It’s by no means the only approach, I couldn’t say that for everyone it’s the best approach, nor make any other ‘be all and end all’ declarative. The truth is there’s more than one way to wean a baby and what works for one may not work for another for a variety of reasons. The parenting motto in our family is ‘Do What Works’ and introducing solids is no exception. If, for whatever reason, you can’t get with BLW: don’t do it. Or do it in part. Or have a BLW day and a puree day and a dear-god-in-heaven-what-am-I-doing day. Whatever works. Survival is the goal! (Incidentally another motto: get everyone through the day, sometimes anything more than that is a bonus).

But what actually is BLW?

When I first started weaning Elizabeth, I really, really wanted someone to properly define BLW for me. I mean, surely it didn’t just mean ‘give them a plate of sandwiches and let them get on with it’? Surely a baby can’t just… eat? Turns out they kinda can. And really, when you think about it, of course they can. We don’t have a regurgitation system like birds. We don’t have wild-growing blenders whipping everything into nutrient paste for us. Babies have been weaning since there were babies to wean. The idea here is to help them do what they’re biologically driven to do: put food in their mouths. It’s also fun. Like, really fun. Watching your child discover and enjoy food is pretty incredible, seeing all these firsts anew through their eyes is fascinating and helping them do it is so rewarding. Baby-led weaning has been a real high point for me through the early years of my daughter’s life and I’m really looking forward to trying it again with my son.

Food is easy to control. The trouble with spoon feeding is that the control ends up with the wrong person — you. There’s a temptation to shovel the food in fast to get it done, at your own pace. It can be tedious, feeding a baby, so you might drop into a rhythm and baby has to fit in. You probably don’t eat your dinner like that. When you do things in a baby-led way, you give the control to your baby and they decide what goes in, when and in what order. Now, this may be frustrating as heck for you, but while they’re doing this they’re learning to pace themselves and respond to their own hunger and satiety cues. They learn specifically what they like and what they don’t like. They’ll socialise with you at the table — eat a bit, chat a bit, take a drink, chat a bit — and they get to be like you which, as you’ll increasingly see from them as they grow, is pretty much all they want (more fool them!). They’ll learn that meal times are important, that it’s important to pay attention to what you’re putting in your body and that spending quality time together for a meal is a good thing. (Seriously, if you can train your family into family meal times early, you can use family meal times later to check in with everyone. It’s a really good time to make sure your older kids are doing ok and creates a safe, regular spot for conversation.) The other bonus here is that if you’re taking this approach you only have to cook one meal, one time. Just crib a bit off plates here and there to make up a plate for baby. Easy.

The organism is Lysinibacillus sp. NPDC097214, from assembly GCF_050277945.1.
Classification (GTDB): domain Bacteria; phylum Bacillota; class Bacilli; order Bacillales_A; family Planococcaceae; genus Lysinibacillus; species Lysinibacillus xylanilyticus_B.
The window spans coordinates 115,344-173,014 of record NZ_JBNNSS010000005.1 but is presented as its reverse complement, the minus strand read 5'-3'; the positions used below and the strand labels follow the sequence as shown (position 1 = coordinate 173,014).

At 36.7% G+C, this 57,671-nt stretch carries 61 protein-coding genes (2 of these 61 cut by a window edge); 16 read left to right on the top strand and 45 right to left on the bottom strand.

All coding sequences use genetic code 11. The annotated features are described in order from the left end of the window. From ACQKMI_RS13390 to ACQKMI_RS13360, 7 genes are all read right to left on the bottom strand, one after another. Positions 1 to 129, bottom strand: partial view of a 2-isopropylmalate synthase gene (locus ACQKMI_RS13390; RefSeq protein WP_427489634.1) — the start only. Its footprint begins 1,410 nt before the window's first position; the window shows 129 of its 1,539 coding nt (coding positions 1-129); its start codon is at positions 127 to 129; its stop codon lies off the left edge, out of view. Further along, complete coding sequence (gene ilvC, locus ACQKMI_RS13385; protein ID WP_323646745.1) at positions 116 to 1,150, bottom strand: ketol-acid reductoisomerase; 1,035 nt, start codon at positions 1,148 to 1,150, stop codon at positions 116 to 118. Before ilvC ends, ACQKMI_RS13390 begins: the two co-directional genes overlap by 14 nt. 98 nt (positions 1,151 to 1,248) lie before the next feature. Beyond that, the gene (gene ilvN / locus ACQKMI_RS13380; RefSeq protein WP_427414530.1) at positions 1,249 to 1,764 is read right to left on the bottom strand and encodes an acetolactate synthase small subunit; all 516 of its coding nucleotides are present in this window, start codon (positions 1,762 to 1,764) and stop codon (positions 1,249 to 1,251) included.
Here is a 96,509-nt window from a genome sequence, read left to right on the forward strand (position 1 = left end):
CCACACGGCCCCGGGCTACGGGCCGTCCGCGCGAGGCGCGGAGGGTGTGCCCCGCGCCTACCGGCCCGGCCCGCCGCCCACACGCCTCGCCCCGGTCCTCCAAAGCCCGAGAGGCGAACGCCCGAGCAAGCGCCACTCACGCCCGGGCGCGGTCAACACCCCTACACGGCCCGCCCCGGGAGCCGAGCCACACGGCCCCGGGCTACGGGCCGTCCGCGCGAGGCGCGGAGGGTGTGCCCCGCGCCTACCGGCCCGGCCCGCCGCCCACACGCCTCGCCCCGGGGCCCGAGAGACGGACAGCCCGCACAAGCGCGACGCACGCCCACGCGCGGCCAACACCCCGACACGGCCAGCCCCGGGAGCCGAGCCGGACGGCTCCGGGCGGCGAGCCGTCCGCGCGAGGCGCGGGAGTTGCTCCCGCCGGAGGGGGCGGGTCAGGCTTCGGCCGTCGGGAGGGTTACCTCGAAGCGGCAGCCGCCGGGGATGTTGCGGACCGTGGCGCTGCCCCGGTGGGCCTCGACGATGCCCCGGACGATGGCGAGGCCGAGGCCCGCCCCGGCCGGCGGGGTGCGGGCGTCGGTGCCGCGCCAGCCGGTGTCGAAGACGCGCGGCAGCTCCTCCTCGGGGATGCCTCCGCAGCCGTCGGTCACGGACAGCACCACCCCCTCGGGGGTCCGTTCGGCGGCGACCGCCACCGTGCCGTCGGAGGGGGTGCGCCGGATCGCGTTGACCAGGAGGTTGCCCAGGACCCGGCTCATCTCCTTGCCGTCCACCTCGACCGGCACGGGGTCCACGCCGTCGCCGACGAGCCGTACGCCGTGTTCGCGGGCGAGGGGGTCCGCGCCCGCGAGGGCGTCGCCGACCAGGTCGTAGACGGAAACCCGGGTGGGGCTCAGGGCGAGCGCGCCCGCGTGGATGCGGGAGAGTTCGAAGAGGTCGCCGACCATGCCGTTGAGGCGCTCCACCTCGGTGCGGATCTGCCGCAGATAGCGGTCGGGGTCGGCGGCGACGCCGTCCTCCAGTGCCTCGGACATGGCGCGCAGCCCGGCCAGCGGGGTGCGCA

A Word About Purees

Now, I’m pretty sure people will be saying ‘but I was fed purees and I’m fine!’ ‘there are some really good organic purees on the market!’ and other such things. This is fine and true. I’m not going to say purees are the devil. I’m not going to say you’re a bad parent if you use purees. Heck, I’m not even saying don’t use them — after all there’s a fine line between something like soup or mashed potato and puree, isn’t there? What I am saying is that purees aren’t the last word in baby weaning. You don’t have to puree. You can, of course, if you want to (though if you do, you should taste it yourself, first — I have a rule that if i wouldn’t eat it I’m not going to make them eat it and frankly, nutritionally valid as some purees are, if you squeezed some of them into a bowl and tried to eat it with a spoon I don’t think you’d get very far.)

Purees can be excellent ways to get extra food into a child that won’t (or struggles to) eat. If you need the calorie content, a pouch of fruit and veg can be a life-saver. Do try and let them manage it themselves though, if you can. The benefits there still apply. And, if you really want to incorporate purees into your weaning program, try and make them yourself. That way you can adjust the texture and contents as you go along and you can make batches to store in the freezer for convenience.

 

You’ll never regret time with your children.

Seriously, you’re not gonna get to 90 and wish you’d not spent that time with them at the dinner table. They’re going to drive you mad in a million ways as they grow up – they’ll make a pile of mushrooms on the table despite telling you they only wanted mushrooms, they’ll feed half their dinner to the dog and then scream that they don’t want the dog to have eaten it, they’ll have a complete meltdown because they don’t want the food to be that colour (and yes, these things have all happened to me). In the end, though, you want to love them, to raise them as well as you possibly can and to take all that crap now so that when they’re grown they can face the world with confidence. It’ll be worth it.